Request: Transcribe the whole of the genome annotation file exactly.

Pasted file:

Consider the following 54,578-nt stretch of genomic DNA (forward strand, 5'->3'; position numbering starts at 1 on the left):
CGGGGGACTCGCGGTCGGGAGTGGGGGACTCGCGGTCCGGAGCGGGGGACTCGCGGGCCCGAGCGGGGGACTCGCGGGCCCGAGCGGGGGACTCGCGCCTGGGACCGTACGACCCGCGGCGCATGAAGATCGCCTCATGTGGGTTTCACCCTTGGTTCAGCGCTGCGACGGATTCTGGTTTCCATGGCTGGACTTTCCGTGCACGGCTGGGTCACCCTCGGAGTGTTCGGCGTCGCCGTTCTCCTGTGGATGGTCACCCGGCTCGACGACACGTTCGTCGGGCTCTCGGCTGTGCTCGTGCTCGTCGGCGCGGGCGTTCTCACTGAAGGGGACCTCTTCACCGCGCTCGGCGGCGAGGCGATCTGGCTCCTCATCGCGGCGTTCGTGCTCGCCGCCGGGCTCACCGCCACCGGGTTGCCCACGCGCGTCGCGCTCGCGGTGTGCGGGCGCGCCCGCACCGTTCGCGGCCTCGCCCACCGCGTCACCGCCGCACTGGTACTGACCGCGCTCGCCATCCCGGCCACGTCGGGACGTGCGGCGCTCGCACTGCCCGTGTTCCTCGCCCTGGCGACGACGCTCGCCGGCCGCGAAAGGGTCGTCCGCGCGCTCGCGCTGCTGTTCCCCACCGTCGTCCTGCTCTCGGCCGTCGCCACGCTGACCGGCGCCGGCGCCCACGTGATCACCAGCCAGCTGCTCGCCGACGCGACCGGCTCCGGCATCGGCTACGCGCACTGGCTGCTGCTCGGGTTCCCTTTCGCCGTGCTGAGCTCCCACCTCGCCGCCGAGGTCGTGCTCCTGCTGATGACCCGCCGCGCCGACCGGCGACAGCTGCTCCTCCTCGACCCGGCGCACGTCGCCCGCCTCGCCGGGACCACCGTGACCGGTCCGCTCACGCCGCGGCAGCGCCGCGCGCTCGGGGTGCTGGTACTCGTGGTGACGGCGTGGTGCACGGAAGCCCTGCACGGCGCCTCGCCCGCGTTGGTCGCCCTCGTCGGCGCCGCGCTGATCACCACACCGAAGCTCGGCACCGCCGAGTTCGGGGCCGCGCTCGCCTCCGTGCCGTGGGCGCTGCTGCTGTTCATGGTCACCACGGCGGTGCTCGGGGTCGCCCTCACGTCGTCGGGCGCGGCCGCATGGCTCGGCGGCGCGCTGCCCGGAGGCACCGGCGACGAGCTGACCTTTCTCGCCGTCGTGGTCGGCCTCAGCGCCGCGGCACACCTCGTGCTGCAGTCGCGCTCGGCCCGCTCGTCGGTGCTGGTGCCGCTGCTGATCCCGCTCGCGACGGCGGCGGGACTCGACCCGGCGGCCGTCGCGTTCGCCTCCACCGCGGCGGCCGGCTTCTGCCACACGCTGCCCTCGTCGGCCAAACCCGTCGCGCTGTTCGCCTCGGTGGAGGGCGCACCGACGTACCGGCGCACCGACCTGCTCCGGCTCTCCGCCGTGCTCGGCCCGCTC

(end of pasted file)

Consider the following 54,578-nt stretch of genomic DNA (forward strand, 5'->3'; position numbering starts at 1 on the left):
CGGGGGACTCGCGGTCGGGAGTGGGGGACTCGCGGTCCGGAGCGGGGGACTCGCGGGCCCGAGCGGGGGACTCGCGGGCCCGAGCGGGGGACTCGCGCCTGGGACCGTACGACCCGCGGCGCATGAAGATCGCCTCATGTGGGTTTCACCCTTGGTTCAGCGCTGCGACGGATTCTGGTTTCCATGGCTGGACTTTCCGTGCACGGCTGGGTCACCCTCGGAGTGTTCGGCGTCGCCGTTCTCCTGTGGATGGTCACCCGGCTCGACGACACGTTCGTCGGGCTCTCGGCTGTGCTCGTGCTCGTCGGCGCGGGCGTTCTCACTGAAGGGGACCTCTTCACCGCGCTCGGCGGCGAGGCGATCTGGCTCCTCATCGCGGCGTTCGTGCTCGCCGCCGGGCTCACCGCCACCGGGTTGCCCACGCGCGTCGCGCTCGCGGTGTGCGGGCGCGCCCGCACCGTTCGCGGCCTCGCCCACCGCGTCACCGCCGCACTGGTACTGACCGCGCTCGCCATCCCGGCCACGTCGGGACGTGCGGCGCTCGCACTGCCCGTGTTCCTCGCCCTGGCGACGACGCTCGCCGGCCGCGAAAGGGTCGTCCGCGCGCTCGCGCTGCTGTTCCCCACCGTCGTCCTGCTCTCGGCCGTCGCCACGCTGACCGGCGCCGGCGCCCACGTGATCACCAGCCAGCTGCTCGCCGACGCGACCGGCTCCGGCATCGGCTACGCGCACTGGCTGCTGCTCGGGTTCCCTTTCGCCGTGCTGAGCTCCCACCTCGCCGCCGAGGTCGTGCTCCTGCTGATGACCCGCCGCGCCGACCGGCGACAGCTGCTCCTCCTCGACCCGGCGCACGTCGCCCGCCTCGCCGGGACCACCGTGACCGGTCCGCTCACGCCGCGGCAGCGCCGCGCGCTCGGGGTGCTGGTACTCGTGGTGACGGCGTGGTGCACGGAAGCCCTGCACGGCGCCTCGCCCGCGTTGGTCGCCCTCGTCGGCGCCGCGCTGATCACCACACCGAAGCTCGGCACCGCCGAGTTCGGGGCCGCGCTCGCCTCCGTGCCGTGGGCGCTGCTGCTGTTCATGGTCACCACGGCGGTGCTCGGGGTCGCCCTCACGTCGTCGGGCGCGGCCGCATGGCTCGGCGGCGCGCTGCCCGGAGGCACCGGCGACGAGCTGACCTTTCTCGCCGTCGTGGTCGGCCTCAGCGCCGCGGCACACCTCGTGCTGCAGTCGCGCTCGGCCCGCTCGTCGGTGCTGGTGCCGCTGCTGATCCCGCTCGCGACGGCGGCGGGACTCGACCCGGCGGCCGTCGCGTTCGCCTCCACCGCGGCGGCCGGCTTCTGCCACACGCTGCCCTCGTCGGCCAAACCCGTCGCGCTGTTCGCCTCGGTGGAGGGCGCACCGACGTACCGGCGCACCGACCTGCTCCGGCTCTCCGCCGTGCTCGGCCCGCTC